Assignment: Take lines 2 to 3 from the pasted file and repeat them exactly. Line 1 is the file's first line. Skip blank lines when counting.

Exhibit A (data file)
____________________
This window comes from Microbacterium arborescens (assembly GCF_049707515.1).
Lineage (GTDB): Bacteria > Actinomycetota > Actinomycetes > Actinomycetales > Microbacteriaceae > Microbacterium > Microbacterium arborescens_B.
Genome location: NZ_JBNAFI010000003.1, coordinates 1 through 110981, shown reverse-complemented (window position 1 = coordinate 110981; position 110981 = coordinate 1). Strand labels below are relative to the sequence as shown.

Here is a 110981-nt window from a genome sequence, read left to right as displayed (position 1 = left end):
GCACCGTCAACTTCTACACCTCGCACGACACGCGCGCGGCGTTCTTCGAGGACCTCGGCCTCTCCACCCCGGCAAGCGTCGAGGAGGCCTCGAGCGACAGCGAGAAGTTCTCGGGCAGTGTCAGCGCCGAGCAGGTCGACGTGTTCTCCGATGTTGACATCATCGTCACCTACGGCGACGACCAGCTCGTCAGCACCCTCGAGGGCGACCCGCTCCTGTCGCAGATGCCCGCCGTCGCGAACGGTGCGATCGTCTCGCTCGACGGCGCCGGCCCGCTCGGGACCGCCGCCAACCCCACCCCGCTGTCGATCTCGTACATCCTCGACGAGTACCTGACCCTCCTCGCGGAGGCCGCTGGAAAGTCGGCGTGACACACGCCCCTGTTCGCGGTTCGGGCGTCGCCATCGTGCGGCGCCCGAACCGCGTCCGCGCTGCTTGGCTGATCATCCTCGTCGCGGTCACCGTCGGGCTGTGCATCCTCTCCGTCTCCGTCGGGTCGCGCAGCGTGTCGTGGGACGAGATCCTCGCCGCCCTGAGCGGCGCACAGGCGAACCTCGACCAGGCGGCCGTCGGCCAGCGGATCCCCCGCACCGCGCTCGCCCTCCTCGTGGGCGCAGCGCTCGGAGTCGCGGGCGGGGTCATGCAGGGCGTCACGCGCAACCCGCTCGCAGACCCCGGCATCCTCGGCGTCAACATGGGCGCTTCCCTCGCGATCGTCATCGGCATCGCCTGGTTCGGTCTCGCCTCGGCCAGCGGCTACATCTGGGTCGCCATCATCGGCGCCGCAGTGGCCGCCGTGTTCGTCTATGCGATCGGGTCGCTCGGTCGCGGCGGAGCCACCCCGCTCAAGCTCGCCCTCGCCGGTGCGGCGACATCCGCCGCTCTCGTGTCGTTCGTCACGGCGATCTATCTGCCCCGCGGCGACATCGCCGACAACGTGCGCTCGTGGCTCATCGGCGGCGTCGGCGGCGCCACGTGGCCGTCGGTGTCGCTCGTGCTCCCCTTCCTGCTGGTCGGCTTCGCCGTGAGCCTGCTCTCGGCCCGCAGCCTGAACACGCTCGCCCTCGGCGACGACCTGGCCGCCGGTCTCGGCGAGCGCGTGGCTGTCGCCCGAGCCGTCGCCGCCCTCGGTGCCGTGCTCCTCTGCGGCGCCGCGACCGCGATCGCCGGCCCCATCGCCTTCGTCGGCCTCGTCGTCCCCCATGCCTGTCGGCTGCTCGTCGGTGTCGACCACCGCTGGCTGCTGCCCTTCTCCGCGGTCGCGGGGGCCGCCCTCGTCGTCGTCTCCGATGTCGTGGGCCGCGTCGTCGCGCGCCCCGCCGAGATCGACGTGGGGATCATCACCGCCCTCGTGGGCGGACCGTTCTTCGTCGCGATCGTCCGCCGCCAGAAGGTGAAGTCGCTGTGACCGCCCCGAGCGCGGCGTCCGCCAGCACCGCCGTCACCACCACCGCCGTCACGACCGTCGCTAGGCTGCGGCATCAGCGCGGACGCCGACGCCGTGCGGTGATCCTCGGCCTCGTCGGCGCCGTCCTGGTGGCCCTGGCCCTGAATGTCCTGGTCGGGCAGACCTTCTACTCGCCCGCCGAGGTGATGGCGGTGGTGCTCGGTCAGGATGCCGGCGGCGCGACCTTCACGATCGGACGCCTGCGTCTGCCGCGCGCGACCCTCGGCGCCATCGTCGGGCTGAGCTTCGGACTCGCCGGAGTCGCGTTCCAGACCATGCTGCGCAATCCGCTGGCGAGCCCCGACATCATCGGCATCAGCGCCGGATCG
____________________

Lineage (GTDB): Bacteria > Actinomycetota > Actinomycetes > Actinomycetales > Microbacteriaceae > Microbacterium > Microbacterium arborescens_B.
Genome location: NZ_JBNAFI010000003.1, coordinates 1 through 110981, shown reverse-complemented (window position 1 = coordinate 110981; position 110981 = coordinate 1). Strand labels below are relative to the sequence as shown.